dinsdag 24 juni 2014

Is diving a sport?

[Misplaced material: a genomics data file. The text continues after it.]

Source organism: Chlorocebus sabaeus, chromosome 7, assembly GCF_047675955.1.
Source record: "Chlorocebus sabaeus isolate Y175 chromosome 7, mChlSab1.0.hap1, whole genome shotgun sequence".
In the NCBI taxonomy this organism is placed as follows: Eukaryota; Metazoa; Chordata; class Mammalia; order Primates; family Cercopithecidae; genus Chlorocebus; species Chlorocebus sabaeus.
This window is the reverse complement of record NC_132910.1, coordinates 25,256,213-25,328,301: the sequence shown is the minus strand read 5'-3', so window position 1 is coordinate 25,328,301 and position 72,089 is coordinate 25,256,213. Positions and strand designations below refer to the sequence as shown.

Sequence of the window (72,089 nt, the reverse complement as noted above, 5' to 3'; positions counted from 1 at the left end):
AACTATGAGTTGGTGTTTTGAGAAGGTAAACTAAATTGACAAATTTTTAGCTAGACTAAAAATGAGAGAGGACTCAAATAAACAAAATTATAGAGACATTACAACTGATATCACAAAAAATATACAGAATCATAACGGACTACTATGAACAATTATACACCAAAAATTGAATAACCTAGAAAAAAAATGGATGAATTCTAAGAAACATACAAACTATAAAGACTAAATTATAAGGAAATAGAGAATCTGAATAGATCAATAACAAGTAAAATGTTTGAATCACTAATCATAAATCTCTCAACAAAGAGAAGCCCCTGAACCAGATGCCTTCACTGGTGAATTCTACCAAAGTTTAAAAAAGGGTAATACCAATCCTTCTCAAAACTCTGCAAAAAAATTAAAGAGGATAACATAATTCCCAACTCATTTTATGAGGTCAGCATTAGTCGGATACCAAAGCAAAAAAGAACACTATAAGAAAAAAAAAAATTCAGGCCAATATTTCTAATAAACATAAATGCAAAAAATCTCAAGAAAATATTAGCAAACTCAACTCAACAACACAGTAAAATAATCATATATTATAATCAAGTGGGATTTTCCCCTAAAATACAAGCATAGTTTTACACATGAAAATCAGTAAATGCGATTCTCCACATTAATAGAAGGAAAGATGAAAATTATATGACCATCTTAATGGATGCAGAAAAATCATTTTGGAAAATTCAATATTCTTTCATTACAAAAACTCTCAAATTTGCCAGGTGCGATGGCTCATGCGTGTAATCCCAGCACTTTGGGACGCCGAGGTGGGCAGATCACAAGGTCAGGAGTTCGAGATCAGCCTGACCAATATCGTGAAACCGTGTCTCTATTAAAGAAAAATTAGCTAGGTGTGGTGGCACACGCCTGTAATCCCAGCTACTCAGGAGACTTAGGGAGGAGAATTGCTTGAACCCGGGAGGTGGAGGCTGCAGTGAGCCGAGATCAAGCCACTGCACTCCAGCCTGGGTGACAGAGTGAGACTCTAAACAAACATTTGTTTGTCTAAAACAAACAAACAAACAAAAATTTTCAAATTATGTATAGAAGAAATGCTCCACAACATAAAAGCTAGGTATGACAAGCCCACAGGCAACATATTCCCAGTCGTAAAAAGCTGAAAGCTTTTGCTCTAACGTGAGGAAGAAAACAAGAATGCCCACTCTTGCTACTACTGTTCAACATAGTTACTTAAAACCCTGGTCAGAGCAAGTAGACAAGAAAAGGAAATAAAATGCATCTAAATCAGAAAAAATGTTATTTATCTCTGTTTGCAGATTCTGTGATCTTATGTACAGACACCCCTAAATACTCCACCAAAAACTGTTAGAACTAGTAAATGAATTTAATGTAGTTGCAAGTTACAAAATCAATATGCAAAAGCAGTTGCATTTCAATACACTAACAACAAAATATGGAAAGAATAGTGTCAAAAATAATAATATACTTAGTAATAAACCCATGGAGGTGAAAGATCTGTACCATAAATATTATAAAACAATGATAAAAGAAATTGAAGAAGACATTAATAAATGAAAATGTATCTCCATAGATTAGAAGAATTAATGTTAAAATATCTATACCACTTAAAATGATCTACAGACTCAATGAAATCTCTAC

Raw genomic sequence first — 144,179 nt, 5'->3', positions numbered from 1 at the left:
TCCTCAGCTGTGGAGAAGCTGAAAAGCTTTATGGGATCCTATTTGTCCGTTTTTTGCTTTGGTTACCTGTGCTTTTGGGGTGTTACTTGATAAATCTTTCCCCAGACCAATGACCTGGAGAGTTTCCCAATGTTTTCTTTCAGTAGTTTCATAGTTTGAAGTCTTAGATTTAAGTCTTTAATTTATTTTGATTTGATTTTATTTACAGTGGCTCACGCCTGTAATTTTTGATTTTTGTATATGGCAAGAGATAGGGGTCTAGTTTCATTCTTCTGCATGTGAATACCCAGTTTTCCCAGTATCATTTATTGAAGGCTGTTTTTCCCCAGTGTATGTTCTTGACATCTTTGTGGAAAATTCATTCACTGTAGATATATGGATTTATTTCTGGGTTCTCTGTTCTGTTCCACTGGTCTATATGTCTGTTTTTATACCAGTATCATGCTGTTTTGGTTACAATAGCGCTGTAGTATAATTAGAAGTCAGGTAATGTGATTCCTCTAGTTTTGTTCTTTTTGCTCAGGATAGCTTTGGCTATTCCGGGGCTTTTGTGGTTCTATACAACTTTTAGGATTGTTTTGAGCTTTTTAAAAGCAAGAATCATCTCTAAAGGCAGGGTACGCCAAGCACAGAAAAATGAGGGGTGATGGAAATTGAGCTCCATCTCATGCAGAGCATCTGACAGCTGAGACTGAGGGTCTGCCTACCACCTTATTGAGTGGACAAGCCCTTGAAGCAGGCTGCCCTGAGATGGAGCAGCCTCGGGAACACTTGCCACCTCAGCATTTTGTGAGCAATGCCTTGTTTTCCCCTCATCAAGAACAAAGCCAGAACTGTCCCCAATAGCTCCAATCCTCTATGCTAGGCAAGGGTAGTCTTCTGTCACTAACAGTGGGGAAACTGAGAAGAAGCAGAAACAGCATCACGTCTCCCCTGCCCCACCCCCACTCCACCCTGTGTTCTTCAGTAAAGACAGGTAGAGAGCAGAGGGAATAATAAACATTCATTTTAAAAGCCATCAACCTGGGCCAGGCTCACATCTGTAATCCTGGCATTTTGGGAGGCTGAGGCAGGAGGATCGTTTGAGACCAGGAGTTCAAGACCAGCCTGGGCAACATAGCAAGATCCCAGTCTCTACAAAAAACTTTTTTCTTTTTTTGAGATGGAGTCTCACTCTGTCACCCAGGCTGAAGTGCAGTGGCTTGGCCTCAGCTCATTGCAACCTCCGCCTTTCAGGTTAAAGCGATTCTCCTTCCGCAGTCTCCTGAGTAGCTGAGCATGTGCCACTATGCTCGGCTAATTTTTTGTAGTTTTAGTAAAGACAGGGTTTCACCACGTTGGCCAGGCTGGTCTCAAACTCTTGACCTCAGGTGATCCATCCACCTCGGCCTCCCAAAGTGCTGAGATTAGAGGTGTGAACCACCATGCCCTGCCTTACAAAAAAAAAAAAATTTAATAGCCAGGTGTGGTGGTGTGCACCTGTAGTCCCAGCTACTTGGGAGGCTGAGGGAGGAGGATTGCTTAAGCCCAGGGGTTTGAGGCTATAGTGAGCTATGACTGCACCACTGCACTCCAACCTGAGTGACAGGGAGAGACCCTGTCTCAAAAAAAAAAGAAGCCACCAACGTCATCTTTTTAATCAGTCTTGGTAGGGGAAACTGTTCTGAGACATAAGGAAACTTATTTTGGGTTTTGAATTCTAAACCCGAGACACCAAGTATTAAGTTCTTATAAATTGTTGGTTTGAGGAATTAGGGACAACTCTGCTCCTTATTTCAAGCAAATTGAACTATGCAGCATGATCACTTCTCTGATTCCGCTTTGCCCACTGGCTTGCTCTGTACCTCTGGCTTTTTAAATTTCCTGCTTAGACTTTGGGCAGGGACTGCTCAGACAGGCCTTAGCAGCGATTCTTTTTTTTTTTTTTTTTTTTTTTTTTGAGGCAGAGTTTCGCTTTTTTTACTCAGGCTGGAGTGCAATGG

Is diving a sport? There is some debate as to whether scuba diving in general is considered a sport. Those who say no point out that you have: no competitors, no exertion, no accumulation of points, no goal, no teamwork, no spectators, and no one wins. They claim that diving is a hobby because it’s something you like to do. You can see scuba diving both as a sport and as a hobby. In fact, it’s been dubbed “The Lazy Man’s Sport” because you attempt to exert as little effort possible in order to extend bottom time. Cave diving has also been dubbed; “The most dangerous sport on Earth”. Scuba diving has a lot of the characteristics of a sport that opponents listed above claim don’t exist. No competitors? How about with yourself or even with your dive buddy? You are constantly trying to improve your performance by breathing and moving more slowly. Performance is usually measured by bottom time or cave penetration distance. Ever asked another dive team how far they got, and then compared their “score” with yours? Have you ever compared your gas consumption with your buddy’s? Is playing golf any less of a sport when you decide to play nine holes alone? No accumulation of points? How about accumulated bottom time, penetration distance, or number of dives? Divers are logging their dives and keeping up their “point accumulation”, like time the have been underwater. We just usually refer to them as dive statistics. Numbers matter and there are a lot of them in diving. Scuba diving has rules and even penalties for breaking those rules. For example, if you exceed the no-decompression limit for a given depth, then your penalty is X amount of deco time. No teamwork? Shoot! Diving is all about teamwork when you agree to buddy up. From dive planning, to sticking to the dive plan, to helping each other in emergencies, teamwork is what it’s all about. Without teamwork, Will Goodman, Tec instructor at BLUE Marlin Trawangan, Gili Islands, Indonesia, couldn’t do his world attempt without his team. No goals in diving? In cave diving especially, we have a dive plan and objective where we’d like to reach before we had to turn to exit. Sometimes we make it, other times we don’t. The more experienced you get, the more times you make it because you start understanding your physical limitations and therefore plan your dive around it. What about exertion? You ever breathed hard after lugging your 50 kg rig to and from the water? Or promised yourself you’d start exercising more after you did lug the gear? How about fighting a strong current or making a long swim? Ever gotten leg cramps during a dive? Diving requires a lot of endurance. It’s a physical activity. The better shape you are in, the better your gas consumption rates will be and the less risk of DCS as well. Just like in other sports, you can get hurt or even killed while diving. Do have to agree on one point though. Scuba diving is not a spectator sport. In that sense, it is a hobby because we are there because we like it. We’re not there to impress others, receive praises or applause for our performance, nor do we get paid to do it. Also, divers even wear matching uniforms – our dive gear. And the closer you conform to DIR principles, the more “matching” your uniforms appear. Finally, is there ever a winner or loser in diving? Sure there is. If you live through your dive, you’re a winner for that “game”. If you die or get injured, then you “lost”. So do you still think diving isn’t a sport? Well, Forbes thinks so. Forbes Article Then again, a dive buddy of mine once stated that cave diving in particular is not a sport, it’s a lifestyle. This may have some truth to it. Once you get into technical diving, you are talking about people who have out a lot of money, time, energy, and learning invested in the activity. In other words, these are the serious divers. So they tend to be more concerned about their physical well being, what they eat, etc and how that affects their diving than does perhaps the resort/sunny warm day diver. So we guess we could define some aspects of diving as being a sport while the serious side could be considered a lifestyle. We can say “is diving a sport?” is a hard question. For more information about diving write us an email to info@oceans5dive.com or visit our website www.indonesia-idc.com

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